From March 2nd.
This article is about the 'race issue' that is surrounding Sen. Burris' appointment to the Senate. Apparently Dick Durbin has advised Burris to step down because the initial decision to seat Burris was influenced by racial considerations. When Blagojevich made the announcement of his selection of Burris, Sen. Durban pounts out that Rep. Bobby Rush, used "racially charged language to defent the appointment" ( a direct quote from the article, not Durban himself).
However, this is the only mention of any 'race issue'. There isn't any quotes of what was actually said or Burris' actual reaction. The next part of the article explains that Sen. Burris is under some scrutiny for his fund-raising for Blagojevich while "lobbying the governer's inner circle" for the newly opened seat.
Following this is Durbin's proclamation to continue working with the Senator, no matter what is being said about him. While this is an interesting enough quote, I feel as though this could be failed with more relevant information. The title is "Durbin details race issue", yet there is only one vague mention of what the race issue actually is.
Next, the writers go into Burris' church visits, where his fellow church goers prayed for him and his future and where Burris spoke of his contributions while in the Senate. Is this relevant? I felt like the article was really losing it's focus here. I still don't really know what the race issue is.
The article closes with a partial and complete quote of Rush, where he implies that the whole issue was blown out of proportion and that there are more important things to focus on.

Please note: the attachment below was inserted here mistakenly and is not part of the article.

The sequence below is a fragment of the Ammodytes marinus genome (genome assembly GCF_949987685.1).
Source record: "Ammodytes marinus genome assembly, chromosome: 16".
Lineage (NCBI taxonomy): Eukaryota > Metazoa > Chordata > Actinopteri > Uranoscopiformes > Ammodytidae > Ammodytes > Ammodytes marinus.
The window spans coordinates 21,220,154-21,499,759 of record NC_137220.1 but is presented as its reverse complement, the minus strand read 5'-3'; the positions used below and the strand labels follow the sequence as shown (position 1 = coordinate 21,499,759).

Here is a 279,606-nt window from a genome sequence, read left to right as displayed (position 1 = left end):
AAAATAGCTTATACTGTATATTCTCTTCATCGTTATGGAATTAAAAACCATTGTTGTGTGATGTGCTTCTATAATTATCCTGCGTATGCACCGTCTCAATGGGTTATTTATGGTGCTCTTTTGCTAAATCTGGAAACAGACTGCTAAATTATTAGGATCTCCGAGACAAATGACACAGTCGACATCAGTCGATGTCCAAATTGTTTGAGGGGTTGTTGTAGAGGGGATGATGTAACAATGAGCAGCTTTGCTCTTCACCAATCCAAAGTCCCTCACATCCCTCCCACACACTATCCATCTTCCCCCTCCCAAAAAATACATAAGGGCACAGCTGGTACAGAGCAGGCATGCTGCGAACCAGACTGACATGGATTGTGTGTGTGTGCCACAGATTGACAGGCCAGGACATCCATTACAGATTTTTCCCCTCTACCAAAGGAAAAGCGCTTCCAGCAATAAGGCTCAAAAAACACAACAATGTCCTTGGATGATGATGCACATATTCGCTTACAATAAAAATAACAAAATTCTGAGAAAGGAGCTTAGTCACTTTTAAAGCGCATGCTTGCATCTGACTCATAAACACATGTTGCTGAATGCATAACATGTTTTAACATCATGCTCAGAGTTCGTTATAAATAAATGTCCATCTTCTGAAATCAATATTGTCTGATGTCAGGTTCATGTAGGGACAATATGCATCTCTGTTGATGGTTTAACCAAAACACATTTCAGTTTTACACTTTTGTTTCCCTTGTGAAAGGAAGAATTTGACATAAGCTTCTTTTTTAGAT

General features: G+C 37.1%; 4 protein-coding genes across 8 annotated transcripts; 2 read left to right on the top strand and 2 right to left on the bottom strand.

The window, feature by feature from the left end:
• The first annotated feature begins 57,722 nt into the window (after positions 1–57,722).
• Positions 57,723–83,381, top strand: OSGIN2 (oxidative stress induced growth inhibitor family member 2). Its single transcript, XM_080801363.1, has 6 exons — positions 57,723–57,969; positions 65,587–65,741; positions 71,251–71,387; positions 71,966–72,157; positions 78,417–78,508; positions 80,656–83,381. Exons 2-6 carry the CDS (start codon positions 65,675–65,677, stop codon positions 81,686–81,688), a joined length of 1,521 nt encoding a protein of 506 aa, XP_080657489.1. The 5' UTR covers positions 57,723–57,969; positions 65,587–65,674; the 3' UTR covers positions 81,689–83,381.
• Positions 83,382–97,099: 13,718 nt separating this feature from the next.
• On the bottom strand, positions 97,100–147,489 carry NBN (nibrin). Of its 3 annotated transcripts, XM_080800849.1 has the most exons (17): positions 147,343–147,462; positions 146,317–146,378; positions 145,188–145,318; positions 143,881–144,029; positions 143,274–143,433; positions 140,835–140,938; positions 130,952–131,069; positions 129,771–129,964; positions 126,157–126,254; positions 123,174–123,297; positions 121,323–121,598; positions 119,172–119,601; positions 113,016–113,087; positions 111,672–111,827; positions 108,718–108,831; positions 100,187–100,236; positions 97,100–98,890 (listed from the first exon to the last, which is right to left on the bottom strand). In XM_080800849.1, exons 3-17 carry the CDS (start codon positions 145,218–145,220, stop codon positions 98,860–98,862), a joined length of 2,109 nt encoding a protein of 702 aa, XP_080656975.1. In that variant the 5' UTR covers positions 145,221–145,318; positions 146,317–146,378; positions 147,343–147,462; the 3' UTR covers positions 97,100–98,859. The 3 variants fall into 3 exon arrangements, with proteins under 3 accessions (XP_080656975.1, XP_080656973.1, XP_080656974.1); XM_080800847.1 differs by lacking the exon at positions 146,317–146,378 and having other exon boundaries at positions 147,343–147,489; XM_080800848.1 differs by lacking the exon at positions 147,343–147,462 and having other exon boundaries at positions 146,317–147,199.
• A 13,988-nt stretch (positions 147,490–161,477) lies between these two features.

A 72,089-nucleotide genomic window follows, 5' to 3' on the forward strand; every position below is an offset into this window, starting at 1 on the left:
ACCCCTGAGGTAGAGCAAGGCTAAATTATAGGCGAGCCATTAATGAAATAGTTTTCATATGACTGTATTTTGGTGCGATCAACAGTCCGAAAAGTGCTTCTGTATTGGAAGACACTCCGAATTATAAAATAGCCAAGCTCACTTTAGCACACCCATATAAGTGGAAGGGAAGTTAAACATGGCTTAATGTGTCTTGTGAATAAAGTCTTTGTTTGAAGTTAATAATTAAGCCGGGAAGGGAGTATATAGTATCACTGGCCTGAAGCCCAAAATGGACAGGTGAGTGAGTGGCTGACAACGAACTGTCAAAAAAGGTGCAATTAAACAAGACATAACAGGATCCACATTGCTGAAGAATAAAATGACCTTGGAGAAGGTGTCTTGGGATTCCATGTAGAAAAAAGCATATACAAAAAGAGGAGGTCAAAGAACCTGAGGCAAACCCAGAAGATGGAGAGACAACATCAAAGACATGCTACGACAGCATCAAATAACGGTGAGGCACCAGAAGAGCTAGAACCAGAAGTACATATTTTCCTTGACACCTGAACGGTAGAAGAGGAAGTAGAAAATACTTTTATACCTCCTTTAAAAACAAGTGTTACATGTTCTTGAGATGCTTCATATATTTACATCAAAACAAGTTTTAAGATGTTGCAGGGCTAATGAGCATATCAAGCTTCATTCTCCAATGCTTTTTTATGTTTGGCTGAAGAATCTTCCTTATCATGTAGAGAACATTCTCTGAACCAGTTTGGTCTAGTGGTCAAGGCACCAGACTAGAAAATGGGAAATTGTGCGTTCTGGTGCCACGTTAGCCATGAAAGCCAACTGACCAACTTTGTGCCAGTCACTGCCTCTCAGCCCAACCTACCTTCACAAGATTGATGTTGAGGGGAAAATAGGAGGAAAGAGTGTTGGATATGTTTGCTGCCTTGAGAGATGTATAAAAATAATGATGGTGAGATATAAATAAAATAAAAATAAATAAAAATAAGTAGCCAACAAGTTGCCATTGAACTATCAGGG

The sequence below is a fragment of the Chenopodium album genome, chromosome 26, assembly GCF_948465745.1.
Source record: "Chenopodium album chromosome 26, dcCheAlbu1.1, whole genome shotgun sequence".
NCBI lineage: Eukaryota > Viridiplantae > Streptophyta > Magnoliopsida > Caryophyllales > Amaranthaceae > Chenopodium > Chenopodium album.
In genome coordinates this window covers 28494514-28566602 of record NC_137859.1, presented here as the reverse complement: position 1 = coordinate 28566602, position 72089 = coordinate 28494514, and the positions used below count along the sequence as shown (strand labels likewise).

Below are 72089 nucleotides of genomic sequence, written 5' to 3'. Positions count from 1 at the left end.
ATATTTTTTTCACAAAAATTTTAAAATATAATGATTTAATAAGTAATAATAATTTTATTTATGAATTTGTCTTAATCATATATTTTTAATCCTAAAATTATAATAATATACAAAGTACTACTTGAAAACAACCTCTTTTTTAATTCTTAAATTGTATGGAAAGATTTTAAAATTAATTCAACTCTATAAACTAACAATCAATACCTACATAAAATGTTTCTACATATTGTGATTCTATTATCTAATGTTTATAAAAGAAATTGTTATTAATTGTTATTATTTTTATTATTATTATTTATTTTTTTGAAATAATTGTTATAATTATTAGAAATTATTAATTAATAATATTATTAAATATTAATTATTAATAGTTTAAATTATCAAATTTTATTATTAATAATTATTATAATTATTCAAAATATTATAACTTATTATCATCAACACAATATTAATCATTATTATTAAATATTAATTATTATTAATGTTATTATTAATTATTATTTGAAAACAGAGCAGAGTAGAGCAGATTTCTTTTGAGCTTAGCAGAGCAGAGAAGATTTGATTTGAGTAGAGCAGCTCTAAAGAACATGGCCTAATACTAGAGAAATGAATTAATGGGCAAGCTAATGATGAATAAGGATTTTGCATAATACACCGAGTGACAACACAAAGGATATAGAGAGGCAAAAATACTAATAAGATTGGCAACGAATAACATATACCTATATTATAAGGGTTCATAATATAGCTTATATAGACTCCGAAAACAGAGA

I am now at the end of the article and I have no idea why this article was titled the way it was. Content-wise, they had great sources, but the content of the article did not match to the title. Which leads me to wonder...
Is there really an issue that demands 2/3rds of a page in the Monday edition, or is it simply because the issue is tied to race? Could this just be a way to pull in readers, hoping for some inequality of scandal to erupt? That's the feeling I'm getting.
When the writers go into the church scene, they say "...friends who offered prayers for him as he faces adversity in the weeks ahead." Direct quote from the article, but not attributed to anyone. Perhaps it is just me, but the word adversity was, and is, often the word chosen when describing the civil rights movement and things related to that in nature. The fact that these writers specifically chose that word rubs me the wrong way. Had it been in a quote, then ok. But otherwise...eh...again, maybe that's just me.
Overall thoughts: Not very newsworthy, perhaps pulling something out of nothing, and a little writer infuence (word choice?).